Schools Get Smoked Out

Smoking ban helps lower second hand smoke and changes attitudes

(RxWiki News) As many have heard, smoking is not good for you and neither is second-hand smoke. Schools are now taking a stand and banning smoking around campus but does it actually help?

It is time for administrators and officials to do something about the college student smoking rate which is as high as 20 percent. Encouraging smoking bans might just do the trick, researchers believe.

"Smoking bans should be enforced at all schools and universities."

Dong-Chul Seo, Ph.D., an associate professor at Indiana University in the School of Health, Physical Education and Recreation department, found that students not only smoked less, but their attitudes actually changed as well.

The percentage of students who smoked at Indiana University (IU) is now 12.8 percent- that’s a reduction of 3.7 percentage points. The researchers also found the number of cigarettes decreased.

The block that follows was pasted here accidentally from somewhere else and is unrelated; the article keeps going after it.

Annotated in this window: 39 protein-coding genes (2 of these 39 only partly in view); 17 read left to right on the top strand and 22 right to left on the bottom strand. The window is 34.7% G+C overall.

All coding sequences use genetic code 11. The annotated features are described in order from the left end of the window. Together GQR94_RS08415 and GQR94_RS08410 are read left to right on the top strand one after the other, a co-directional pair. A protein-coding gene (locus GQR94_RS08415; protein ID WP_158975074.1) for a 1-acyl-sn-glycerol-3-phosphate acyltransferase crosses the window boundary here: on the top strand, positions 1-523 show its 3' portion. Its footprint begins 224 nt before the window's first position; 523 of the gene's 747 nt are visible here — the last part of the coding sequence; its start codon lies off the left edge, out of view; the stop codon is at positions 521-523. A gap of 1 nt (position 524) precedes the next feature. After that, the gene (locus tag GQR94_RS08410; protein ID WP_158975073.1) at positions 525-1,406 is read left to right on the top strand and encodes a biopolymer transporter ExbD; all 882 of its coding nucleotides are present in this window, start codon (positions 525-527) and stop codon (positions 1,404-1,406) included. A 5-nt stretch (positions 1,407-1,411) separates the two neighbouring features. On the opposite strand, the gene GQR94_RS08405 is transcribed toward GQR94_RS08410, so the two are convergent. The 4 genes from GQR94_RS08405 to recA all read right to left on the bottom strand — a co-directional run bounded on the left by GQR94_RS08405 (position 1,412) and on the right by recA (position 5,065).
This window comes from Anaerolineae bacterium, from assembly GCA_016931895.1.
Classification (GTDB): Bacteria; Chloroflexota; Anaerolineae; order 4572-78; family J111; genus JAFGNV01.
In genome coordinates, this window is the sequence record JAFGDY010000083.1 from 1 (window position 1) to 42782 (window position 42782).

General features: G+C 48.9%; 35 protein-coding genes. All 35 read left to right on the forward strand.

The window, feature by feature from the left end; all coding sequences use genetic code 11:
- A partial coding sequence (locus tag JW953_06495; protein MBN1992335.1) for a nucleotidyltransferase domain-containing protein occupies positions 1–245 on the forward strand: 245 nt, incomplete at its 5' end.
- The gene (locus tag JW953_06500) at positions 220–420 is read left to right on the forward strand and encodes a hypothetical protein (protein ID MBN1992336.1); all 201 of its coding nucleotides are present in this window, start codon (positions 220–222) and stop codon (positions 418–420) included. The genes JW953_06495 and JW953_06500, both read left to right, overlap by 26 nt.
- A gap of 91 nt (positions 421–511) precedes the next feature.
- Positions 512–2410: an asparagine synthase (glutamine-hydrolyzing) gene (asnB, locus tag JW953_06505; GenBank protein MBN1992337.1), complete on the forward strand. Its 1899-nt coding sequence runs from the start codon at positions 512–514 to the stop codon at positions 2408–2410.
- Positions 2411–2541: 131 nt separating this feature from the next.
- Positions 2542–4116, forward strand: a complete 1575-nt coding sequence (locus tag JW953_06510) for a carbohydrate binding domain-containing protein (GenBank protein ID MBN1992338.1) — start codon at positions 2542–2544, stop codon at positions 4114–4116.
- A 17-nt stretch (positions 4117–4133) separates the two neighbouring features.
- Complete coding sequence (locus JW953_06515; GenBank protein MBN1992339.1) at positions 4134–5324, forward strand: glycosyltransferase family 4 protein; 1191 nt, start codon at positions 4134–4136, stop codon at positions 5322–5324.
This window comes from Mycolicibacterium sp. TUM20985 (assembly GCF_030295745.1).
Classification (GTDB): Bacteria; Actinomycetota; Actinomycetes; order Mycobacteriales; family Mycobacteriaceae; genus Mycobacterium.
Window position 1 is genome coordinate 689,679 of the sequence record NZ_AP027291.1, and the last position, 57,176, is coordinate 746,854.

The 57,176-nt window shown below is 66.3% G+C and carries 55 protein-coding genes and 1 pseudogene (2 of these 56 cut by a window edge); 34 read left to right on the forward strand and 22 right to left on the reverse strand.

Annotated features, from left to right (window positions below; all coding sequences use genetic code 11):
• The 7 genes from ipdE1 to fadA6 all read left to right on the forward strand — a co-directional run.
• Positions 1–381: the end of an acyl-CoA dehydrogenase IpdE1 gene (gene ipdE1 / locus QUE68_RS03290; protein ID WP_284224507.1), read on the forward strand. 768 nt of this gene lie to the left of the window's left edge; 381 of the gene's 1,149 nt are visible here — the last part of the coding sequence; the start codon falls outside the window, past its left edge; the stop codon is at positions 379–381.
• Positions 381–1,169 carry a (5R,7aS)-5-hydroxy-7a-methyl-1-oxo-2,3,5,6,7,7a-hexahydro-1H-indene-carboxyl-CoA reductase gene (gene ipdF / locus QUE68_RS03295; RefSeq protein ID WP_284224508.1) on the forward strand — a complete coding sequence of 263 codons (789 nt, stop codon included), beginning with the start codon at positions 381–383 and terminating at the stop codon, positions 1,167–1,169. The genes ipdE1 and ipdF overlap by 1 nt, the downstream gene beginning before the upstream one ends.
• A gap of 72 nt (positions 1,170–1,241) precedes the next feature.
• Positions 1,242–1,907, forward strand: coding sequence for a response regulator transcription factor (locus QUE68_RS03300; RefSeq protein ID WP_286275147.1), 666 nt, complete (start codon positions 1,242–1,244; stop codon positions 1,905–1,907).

More importantly, perceptions of smoking changed. The number of people who thought smoking was okay and should be allowed decreased, while the percentage of students who thought smoking should be regulated in public places increased to 82.1 percent.

The two year study included students from Indiana University, where a smoking ban was lightly enforced, and students from Purdue University, who had no smoking ban. The study ended in 2009.

Even though the exact element of the campus-wide smoke-free air policy that contributed to the positive changes in smoking rates isn't known, having a policy like that does seem to have an influence on students, Seo says.

Positive results were seen even though the smoke-free air policy was not actively enforced, Seo says, people were seen smoking on a regular basis. However, there was increased awareness by signage, media coverage and a campus bus wrapped with an anti-tobacco message, he adds.

These results are encouraging for universities looking into stronger tobacco control policies, Seo comments.

The observational study was presented in the journal Preventive Medicine.

Review Date: 
September 15, 2011